The government is encouraging staff to work longer – but ageism is still rife in UK companies

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In the wake of the government’s Fuller Working Lives report, the 2015 expansion of the right to request flexible working for all, and the 2011 abolition of the default retirement age, the UK is seeing a clear move towards a more age-diverse workforce, where everyone is encouraged to work longer into traditional ‘old age’.

However, concerns have been raised that older employees are subject to marginalisation and ageism in the workplace.

With over 50s accounting for nearly a third (30%) of the UK workforce, worrying research from workplace consultants, Peldon Rose, shows that older workers are the least content of all employees with less than a quarter (23%) of the 55+ age group feeling appreciated by their company – while 80% say they have suffered from workplace stress. 

The research suggests that older workers are feeling side-lined, as less than a fifth (17%) believe that their company values their opinion, and do not respond to the same benefits and reward strategies as younger workers.

Concerns about ageism have been borne out by a study at Angela Ruskin University whereby nearly 900 pairs of false applications – one from a fictitious 28-year-old white British male, the other from a fictitious 50-year-old white British male – were sent out to UK companies.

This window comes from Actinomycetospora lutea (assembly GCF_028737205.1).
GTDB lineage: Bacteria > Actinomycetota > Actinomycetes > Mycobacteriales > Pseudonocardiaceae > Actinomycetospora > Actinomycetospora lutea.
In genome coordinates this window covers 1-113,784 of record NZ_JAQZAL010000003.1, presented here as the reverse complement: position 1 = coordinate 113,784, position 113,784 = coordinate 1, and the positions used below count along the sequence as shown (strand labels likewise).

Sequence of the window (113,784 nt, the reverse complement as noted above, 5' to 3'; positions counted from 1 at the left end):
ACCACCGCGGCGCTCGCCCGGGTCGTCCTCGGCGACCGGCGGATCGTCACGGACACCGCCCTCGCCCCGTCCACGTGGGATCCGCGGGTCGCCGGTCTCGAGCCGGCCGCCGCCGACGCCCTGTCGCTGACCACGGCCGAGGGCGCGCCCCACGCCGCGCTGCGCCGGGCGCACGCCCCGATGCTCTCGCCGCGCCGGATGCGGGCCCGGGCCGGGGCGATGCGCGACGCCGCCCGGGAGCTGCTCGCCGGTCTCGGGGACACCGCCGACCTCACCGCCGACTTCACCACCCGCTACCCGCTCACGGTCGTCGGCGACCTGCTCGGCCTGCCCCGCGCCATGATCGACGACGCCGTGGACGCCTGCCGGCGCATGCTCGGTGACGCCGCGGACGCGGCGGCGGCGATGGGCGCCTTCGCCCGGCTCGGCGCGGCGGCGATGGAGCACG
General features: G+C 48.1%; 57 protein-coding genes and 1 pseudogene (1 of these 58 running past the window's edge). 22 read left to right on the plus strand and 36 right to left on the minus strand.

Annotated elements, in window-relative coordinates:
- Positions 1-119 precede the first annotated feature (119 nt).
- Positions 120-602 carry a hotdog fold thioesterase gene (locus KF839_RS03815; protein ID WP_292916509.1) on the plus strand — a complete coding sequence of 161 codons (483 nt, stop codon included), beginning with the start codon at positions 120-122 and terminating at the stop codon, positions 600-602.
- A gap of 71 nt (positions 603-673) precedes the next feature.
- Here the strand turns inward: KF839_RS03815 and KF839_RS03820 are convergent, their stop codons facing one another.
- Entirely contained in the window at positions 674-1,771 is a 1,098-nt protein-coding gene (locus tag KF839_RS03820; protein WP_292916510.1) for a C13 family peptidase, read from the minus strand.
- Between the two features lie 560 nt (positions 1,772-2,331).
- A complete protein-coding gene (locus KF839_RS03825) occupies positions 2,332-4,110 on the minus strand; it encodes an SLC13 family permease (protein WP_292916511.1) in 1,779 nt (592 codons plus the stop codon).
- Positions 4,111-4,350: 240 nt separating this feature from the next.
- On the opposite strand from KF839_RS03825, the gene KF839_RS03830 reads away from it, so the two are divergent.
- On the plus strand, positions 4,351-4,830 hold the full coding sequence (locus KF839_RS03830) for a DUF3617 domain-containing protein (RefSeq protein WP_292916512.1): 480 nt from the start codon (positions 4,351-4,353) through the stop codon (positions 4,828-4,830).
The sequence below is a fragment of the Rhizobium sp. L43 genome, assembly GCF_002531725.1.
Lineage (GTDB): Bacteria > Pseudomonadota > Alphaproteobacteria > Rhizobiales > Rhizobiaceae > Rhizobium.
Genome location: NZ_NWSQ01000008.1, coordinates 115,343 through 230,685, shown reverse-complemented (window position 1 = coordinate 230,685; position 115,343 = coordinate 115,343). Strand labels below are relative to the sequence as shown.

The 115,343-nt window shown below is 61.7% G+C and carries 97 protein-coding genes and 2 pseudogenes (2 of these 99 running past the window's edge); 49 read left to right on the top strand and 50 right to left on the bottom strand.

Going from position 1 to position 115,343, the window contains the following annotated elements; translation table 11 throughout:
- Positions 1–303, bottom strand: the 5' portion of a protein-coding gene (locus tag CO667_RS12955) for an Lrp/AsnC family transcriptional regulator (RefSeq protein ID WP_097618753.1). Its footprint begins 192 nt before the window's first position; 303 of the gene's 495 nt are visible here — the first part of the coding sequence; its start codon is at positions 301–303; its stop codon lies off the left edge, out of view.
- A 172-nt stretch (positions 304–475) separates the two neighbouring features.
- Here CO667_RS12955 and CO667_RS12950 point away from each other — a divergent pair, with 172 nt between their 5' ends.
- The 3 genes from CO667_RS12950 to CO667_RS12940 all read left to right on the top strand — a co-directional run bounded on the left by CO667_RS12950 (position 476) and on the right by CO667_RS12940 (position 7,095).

Despite an emphasis on his physical wellbeing, the older applicant was 21.9% less likely to be invited for interview when compared to the younger applicant – and was invited to interview for vacancies offering 9.9% lower wages than the younger jobseeker.

Jitesh Patel, chief executive, Peldon Rose, the office design specialists, says: “With millions of workers remaining in employment into their 60s and 70s, employers face the unexpected challenge of accommodating diverse generations of employees under one roof.  As businesses aim to balance the needs and desires of both older and younger workers within the modern workplace, our survey findings have demonstrated that it is often the older workers who are being over-looked and under-valued by employers, leading to poor wellbeing and motivation. 

“Instead of focusing on office gimmicks and wellbeing policies that they feel will appeal to the youngest employees at the expense of their more experienced workers, businesses should seek to understand the needs of the whole workforce. Failure to do so could result in higher attrition of the older staff who have been the backbone of their business and have valuable knowledge and experience which could be imparted on to the younger generations.”

Dr Nick Drydakis, reader in economics at Anglia Ruskin University, comments: “Our data was collected after the Equality Act 2010 was enacted. That we still find compelling evidence of ageism suggests that legislation has not been sufficient to eliminate age discrimination. In this study, because we have controlled for the older applicants’ mental and physical capacities, simple prejudice against people aged over 50 is likely to be the reason for ageism.”